Mud slinging-filled presidential election apparent to all

Mahoning County political party chairs Betras and Winbush spoke about the controversial race

Democratic presidential nominee Hillary Clinton, right, shakes hands with Republican presidential nominee Donald Trump at the start of the presidential debate at Hofstra University in Hempstead, N.Y., Monday, Sept. 26, 2016. (AP Photo/Mary Altaffer)

YOUNGSTOWN, Ohio (WKBN) – Every four years, we get our hope up that the presidential campaign will stay clean.

In 1796, Alexander Hamilton accused Thomas Jefferson of having a love affair with one of his slaves. It was true, and he lost by three votes.

Politics has never been the same.

The term that emerged is mud slinging — and Americans are used to it.

“This is the meanest, nastiest, campaign I’ve ever seen a presidential candidate put on,” Dave Betras, chairman of the Mahoning County Democratic Party, said about Donald Trump. “Just his Tweets are awful.”

Trump always gives his opinion whether it’s liked or not.

Both sides — the other being Hillary Clinton — have revved up the attacks, not only during the debates, but also out on the campaign trail.

There are 26 days until most Americans will cast their ballot, but it’s day-two of early voting in Ohio.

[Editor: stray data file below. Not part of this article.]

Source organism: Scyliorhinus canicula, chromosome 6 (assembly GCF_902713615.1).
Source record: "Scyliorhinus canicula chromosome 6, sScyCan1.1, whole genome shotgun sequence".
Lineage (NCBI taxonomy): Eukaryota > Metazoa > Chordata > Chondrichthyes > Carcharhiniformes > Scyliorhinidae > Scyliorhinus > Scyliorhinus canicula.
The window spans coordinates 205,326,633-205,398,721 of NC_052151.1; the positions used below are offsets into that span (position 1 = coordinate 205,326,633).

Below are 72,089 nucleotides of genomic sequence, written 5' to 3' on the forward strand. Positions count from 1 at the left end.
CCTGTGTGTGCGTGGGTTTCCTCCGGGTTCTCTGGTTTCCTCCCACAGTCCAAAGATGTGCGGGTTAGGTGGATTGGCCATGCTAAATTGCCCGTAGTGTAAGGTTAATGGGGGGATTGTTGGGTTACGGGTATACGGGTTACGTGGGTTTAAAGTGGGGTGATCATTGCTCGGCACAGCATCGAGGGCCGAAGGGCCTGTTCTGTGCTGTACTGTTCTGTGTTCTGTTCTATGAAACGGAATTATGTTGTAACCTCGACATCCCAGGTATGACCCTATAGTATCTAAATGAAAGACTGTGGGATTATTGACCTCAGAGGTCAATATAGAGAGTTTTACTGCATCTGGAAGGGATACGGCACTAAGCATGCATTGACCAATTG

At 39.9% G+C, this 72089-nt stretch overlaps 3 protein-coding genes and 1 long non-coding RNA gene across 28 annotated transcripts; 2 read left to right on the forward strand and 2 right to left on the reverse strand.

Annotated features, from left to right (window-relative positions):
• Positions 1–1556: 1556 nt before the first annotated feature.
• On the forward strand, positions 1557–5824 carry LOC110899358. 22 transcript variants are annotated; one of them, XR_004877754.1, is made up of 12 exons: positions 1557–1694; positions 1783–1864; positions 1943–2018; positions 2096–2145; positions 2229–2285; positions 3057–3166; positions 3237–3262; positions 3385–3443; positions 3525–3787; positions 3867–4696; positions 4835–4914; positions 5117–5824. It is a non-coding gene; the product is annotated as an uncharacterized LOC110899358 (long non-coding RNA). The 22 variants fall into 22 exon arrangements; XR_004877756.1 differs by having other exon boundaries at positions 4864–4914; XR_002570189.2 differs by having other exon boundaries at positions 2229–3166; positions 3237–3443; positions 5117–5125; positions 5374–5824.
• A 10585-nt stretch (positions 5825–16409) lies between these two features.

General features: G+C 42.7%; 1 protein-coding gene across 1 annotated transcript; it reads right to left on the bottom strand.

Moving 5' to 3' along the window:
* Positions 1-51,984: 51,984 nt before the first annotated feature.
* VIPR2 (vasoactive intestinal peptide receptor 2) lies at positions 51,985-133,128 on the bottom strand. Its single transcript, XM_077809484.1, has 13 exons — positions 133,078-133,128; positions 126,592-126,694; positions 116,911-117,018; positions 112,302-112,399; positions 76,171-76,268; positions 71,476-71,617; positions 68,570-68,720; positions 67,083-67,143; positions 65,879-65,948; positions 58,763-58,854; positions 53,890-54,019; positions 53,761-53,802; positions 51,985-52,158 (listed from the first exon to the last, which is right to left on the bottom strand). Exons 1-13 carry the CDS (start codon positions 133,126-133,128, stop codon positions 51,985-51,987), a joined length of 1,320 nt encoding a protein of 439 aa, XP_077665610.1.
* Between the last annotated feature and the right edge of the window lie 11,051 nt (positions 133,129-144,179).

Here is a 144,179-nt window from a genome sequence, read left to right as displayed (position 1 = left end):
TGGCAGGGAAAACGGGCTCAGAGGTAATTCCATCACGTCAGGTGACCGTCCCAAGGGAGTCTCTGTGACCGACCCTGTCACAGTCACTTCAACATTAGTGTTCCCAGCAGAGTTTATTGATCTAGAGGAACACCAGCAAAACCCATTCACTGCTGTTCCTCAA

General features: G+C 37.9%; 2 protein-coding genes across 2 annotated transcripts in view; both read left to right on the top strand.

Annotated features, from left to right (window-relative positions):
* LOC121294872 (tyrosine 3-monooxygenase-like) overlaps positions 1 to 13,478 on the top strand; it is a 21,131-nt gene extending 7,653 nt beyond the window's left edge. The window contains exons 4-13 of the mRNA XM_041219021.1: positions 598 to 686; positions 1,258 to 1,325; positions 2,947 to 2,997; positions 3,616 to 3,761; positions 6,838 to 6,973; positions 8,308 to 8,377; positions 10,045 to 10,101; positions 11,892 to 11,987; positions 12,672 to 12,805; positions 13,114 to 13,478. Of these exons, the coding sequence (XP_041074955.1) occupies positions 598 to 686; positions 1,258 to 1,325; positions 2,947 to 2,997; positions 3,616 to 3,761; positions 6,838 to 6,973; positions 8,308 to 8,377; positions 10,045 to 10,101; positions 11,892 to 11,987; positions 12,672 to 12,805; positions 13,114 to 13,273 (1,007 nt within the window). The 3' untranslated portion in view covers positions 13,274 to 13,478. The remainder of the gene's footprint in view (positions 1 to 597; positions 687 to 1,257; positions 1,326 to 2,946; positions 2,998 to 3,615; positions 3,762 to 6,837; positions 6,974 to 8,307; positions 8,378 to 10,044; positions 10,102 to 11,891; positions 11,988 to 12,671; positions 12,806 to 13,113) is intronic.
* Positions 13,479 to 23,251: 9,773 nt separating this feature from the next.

“I think it’ll get worse,” Tracey Winbush, chairman of the Mahoning County Democratic Party, said. “I think that it won’t stop. I believe and hope that the people will be able to get through the noise and find out the facts.”

The accusations involve emails — something that wasn’t around in 1796.

Trump often uses the term “crooked Hillary.” She’s accused him of inappropriate remarks about various ethnic groups and mistreating women.

America has to decide — what’s the limit on any topic?

“If you’re Donald trump, you could say anything, do anything and his supporters will follow him,” Betras said. “Look, he said it and I believe it. He could shoot someone on 5th Avenue and people would still vote for the man. I’ve never seen anything like it.”

Since the political conventions, some Americans have been disappointed in the two choices for president. Disappointing to some — or many — one of them is going to win.

“We really need to determine what we want America to look like tomorrow and not just today,” Winbush said. “And this upcoming election will determine that.”

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